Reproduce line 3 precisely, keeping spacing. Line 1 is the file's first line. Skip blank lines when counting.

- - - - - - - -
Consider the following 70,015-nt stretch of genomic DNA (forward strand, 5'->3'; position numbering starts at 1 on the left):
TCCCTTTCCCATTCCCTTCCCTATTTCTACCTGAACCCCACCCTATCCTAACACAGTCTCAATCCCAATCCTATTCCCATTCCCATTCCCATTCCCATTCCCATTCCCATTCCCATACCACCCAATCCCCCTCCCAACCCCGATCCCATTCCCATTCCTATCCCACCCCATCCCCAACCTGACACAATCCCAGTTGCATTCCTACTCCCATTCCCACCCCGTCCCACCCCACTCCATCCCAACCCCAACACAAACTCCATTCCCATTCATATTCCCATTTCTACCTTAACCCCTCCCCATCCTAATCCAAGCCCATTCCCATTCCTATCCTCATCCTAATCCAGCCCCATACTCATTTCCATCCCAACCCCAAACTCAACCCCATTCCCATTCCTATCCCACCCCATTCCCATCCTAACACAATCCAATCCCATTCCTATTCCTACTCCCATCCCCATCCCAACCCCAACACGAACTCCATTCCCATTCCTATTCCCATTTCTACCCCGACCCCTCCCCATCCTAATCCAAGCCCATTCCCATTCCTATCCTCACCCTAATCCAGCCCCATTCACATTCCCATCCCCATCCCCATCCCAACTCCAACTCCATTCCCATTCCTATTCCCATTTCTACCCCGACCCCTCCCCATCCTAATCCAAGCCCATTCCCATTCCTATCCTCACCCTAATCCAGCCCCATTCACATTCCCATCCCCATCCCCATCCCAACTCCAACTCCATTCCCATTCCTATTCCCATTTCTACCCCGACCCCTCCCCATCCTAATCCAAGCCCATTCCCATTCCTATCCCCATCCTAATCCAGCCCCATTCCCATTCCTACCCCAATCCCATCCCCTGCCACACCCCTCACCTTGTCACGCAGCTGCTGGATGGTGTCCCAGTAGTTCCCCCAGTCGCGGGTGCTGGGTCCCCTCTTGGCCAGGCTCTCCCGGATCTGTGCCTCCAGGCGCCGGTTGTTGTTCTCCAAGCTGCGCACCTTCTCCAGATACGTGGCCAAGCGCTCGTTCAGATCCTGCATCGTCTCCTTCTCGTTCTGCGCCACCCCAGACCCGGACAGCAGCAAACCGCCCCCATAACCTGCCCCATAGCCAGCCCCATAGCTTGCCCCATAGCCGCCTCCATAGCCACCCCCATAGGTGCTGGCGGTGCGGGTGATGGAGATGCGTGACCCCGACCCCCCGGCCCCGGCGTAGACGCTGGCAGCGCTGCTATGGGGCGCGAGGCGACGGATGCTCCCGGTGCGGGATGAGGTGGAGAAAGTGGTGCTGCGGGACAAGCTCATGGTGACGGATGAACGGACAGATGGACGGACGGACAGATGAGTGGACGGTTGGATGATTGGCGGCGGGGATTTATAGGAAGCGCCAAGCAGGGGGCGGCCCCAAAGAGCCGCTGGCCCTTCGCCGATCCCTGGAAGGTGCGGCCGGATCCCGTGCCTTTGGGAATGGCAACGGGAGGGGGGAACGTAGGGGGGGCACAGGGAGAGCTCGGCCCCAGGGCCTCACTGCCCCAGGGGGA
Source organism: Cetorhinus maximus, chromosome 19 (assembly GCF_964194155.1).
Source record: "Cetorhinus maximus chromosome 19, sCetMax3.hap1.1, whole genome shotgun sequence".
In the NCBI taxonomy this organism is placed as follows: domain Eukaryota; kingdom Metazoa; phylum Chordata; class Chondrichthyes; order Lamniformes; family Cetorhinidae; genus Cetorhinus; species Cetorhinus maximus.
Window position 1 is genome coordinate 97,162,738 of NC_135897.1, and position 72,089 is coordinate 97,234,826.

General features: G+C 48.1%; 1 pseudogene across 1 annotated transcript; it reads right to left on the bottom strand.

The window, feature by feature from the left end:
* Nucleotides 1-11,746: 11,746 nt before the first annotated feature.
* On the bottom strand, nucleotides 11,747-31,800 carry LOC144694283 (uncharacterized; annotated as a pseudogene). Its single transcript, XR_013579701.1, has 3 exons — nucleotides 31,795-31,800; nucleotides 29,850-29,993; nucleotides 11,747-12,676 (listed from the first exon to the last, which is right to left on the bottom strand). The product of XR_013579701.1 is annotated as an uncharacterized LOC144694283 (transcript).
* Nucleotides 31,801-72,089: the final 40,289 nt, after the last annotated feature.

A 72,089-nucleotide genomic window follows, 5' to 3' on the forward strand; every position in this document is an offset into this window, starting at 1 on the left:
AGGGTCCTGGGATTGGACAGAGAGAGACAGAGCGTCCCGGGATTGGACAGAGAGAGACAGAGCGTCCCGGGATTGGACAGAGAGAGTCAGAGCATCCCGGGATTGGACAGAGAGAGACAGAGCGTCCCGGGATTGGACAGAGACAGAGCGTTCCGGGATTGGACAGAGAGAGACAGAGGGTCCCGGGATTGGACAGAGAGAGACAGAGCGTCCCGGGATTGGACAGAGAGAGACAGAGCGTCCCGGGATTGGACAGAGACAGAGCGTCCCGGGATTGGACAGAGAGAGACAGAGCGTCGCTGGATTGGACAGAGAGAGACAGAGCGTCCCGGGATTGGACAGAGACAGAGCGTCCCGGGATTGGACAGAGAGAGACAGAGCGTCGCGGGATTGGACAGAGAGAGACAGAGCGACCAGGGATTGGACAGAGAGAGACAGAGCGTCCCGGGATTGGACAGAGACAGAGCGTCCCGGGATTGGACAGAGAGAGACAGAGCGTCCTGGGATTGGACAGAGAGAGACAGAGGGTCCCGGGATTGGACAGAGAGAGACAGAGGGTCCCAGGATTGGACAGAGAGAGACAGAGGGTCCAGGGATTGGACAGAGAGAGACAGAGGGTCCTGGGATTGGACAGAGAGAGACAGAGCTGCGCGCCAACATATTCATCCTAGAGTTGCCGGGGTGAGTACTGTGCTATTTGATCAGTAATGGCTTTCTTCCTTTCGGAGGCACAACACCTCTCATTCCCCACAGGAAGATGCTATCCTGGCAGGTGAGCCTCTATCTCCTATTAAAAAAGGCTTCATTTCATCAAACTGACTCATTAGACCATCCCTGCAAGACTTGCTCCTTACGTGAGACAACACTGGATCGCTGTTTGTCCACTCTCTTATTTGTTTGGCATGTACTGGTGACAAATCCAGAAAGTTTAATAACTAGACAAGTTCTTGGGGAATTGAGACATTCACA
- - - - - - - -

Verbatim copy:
Source organism: Cetorhinus maximus, chromosome 19 (assembly GCF_964194155.1).